Content/Trigger Warning: Suicide Mention
Earlier this week, I got a text from my cousin. “Can you bring my Secret Santa gift? I left it on the counter.” I know she hated to ask, but I love to help. These are the kinds of favors you don’t get to fulfill when you live 2,000 miles away.
She instructed me to come around the side of the building closest to her class so she could step out. My cousin is a math teacher and couldn’t just leave the kids behind, so she invited all of them to meet me at the door. From across the parking lot, I saw her wave. I drove around and opened the window to hand off her oh-so-thoughtful Secret Santa gift – a kit to make a snow globe for a teacher who really loves crafts.
My cousin is the most thoughtful gift giver, but also the best teacher. The kind that really notices and sees kids. Recently, she shared that there’s a kid who is trying to figure out who they are in her class. A kid that might be just like me. She told them that her cousin is non-binary. It just so happened that the stars aligned and this kiddo was in her class during my drop off.
It turns out, I’m famous to queer kids in Selma, NC. All of her students were crowded at the door waving to me like I was some celebrity, but this student in particular had the biggest smile on their face. “Say hi,” my cousin said. They did, beaming with pride. Admiration.
I’ve seen this look before, but only from kids standing out in some of the same ways I do. Shorter, often colorful hair. Features that make people assume their gender. But the eyes, the look I get from them? They are so much different than the ones filled with hate. That look I described that tries to drain the kindness from my eyes.
I know these kids don’t see a lot of people that look like me. I don’t see them either. But I do catch the kids doing a double take, but not for the same reason their parents often do. These kids look twice because I am confirmation. An exception to the rules they have been told about being out in this world. By standing out? I am proof to these kids that you can grow up to be queer.
The odds are against them and I’m reminded of that every time I give a presentation about pronouns and belonging. There’s a stat I share to convey that the impact of these conversations goes so far beyond enhancing company culture. It’s a scary stat from the Trevor Project – that every 45 seconds an LGBT kid between the ages of 13 and 24 will attempt suicide. It’s a reminder that in the one hour we spend learning together, over 60 kids will ask the hardest questions anyone of any background can: does it even matter if I’m here?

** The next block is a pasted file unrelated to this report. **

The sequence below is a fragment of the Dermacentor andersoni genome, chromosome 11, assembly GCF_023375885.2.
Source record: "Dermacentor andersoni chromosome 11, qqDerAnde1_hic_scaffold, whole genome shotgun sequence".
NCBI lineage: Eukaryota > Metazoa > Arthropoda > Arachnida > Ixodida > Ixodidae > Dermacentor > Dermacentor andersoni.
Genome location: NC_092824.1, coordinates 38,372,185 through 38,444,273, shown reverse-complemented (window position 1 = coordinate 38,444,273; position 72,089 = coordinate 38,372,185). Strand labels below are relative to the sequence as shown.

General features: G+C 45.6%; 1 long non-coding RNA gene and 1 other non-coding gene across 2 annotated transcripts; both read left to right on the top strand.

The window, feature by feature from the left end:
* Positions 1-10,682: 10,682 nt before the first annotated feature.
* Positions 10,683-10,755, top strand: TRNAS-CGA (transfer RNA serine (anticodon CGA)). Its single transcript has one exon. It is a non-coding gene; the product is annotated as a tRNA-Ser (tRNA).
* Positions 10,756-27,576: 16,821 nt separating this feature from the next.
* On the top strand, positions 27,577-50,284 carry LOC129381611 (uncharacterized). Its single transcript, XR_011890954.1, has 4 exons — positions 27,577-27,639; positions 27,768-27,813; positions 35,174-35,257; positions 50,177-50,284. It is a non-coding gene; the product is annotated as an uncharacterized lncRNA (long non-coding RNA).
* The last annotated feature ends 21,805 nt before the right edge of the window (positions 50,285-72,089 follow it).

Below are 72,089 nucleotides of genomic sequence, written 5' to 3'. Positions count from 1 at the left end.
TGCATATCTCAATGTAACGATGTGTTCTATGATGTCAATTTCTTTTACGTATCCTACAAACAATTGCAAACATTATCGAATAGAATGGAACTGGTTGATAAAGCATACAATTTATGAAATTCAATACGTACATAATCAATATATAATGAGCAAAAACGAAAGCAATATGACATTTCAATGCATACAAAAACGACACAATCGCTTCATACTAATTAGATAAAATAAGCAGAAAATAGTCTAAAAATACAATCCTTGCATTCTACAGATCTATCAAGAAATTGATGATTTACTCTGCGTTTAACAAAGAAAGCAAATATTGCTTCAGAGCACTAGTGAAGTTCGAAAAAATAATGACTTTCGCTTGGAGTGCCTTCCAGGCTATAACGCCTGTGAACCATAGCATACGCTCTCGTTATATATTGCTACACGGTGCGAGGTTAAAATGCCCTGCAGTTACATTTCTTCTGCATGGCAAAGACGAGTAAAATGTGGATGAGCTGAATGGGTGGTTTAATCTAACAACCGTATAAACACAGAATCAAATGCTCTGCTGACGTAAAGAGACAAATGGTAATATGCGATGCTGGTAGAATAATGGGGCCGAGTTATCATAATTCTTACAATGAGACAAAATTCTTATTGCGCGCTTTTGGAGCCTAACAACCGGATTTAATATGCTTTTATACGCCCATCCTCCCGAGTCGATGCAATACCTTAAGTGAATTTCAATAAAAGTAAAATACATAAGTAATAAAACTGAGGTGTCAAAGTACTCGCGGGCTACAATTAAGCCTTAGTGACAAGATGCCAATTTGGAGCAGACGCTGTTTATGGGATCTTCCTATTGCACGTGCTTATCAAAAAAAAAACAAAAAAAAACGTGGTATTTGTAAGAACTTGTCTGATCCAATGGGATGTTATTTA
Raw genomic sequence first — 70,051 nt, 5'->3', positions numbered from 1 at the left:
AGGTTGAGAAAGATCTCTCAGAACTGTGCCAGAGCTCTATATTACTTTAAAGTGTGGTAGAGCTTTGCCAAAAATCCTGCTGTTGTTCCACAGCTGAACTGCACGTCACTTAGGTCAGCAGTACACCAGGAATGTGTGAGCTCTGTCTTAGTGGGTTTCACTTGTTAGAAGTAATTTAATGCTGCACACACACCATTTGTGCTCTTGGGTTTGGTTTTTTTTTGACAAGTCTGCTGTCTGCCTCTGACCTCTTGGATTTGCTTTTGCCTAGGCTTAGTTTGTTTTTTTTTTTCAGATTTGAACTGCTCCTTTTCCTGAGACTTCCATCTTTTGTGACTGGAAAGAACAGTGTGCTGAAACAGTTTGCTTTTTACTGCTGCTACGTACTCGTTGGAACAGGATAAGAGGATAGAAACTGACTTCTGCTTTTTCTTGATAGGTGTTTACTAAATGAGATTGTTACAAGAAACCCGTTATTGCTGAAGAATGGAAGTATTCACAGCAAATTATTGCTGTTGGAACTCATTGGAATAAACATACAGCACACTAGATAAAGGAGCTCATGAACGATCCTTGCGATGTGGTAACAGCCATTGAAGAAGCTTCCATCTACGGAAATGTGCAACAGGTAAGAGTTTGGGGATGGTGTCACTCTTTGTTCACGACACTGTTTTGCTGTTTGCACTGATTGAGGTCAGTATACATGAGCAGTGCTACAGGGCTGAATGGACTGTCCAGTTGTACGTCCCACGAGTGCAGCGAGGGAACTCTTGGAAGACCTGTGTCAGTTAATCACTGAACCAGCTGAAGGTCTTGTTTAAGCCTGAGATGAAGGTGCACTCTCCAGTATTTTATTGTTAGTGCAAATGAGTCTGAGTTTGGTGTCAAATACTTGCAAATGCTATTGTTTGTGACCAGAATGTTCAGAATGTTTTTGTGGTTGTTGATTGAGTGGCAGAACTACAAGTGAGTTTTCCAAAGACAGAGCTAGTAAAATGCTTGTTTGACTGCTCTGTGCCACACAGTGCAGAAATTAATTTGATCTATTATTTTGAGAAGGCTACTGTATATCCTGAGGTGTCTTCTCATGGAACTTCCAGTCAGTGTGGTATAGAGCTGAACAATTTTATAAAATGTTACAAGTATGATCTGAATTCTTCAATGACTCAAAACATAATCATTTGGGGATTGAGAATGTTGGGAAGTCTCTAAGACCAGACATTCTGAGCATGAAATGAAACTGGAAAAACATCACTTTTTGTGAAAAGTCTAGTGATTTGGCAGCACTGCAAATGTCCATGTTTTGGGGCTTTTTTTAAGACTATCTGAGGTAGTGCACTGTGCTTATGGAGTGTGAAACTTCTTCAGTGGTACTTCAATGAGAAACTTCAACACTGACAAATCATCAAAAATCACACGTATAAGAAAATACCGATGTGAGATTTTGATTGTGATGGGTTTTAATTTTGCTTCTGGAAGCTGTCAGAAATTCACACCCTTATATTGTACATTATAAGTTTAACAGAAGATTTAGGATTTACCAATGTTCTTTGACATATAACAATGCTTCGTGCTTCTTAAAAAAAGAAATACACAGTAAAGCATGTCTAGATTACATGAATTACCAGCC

I can say this because I’ve stared in the mirror asking that question. Asking myself if I was asking people I love and God for too much – too much understanding, compassion, and consideration. Questioning if all this questioning was worth talking about out loud. Today, I do it every day – that living out loud thing. It’s even part of my job.
But I couldn’t imagine that life when I was their age. I have been there. I know why these queer kids ask and attempt suicide at higher rates than others as I drive down the North Carolina highways. I see the subtle cues that tell me to hate myself, too. The bumper stickers mocking pronouns. The billboards about God. Describing these cues as subtle is somewhat of an exaggeration considering the feeling they leave me with. A sensation I barely survived in my teenage years as I relied on people to put a roof over my head who thought being gay was a sin.
Today, I don’t walk around a school and community wondering if I fit in, but I know why those kids stare with awe. Because somehow my path is a promise that someday it will be ok. As the first queer, first non-binary, or first person who is kind to them after knowing who they are – it leaves a mark and helps them see that there’s a new road to walk on. One that isn’t filled with hate disguised as love, but rather joy. Love. Success beyond their wildest imagination.
So when I see those kids staring, I shoot them a smile and say hello. I tell them my story. I feel something life-altering. I feel like it matters that I am here. That I can help queer kids like me that went through their entire life wondering.
The excited eyes and intentional questions are a reminder that living out loud has a powerful impact on this world. That being the first changes the way we travel for life. That maybe by standing out, I fit in just perfectly on these country roads as a symbol to these kids who want to know who they are.
More Like This:
- A Parent’s Question Can Save Queer Kids
- The Decision To Stop Fitting In
- A Mother, So Proud During Pride
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Kat Kibben [they/them] is a keynote speaker, writing expert, and LGBTQIA+ advocate who teaches hiring teams how to write inclusive job postings that will get the right person to apply faster.
Before founding Three Ears Media, Katrina was a CMO, Technical Copywriter, and Managing Editor for leading companies like Monster, Care.com, and Randstad Worldwide. With 15+ years of recruitment marketing and training experience, Katrina knows how to turn talented recruiting teams into talented writers who write for people, not about work.
Today, Katrina is frequently featured as an HR and recruiting expert in publications like The New York Times, Chicago Tribune, and Forbes. They’ve been named to numerous lists, including LinkedIn’s Top Voices in Job Search & Careers. When not speaking, writing, or training, you’ll find Katrina traveling the country in their van or spending some much needed downtime with the dogs that inspired the name Three Ears Media.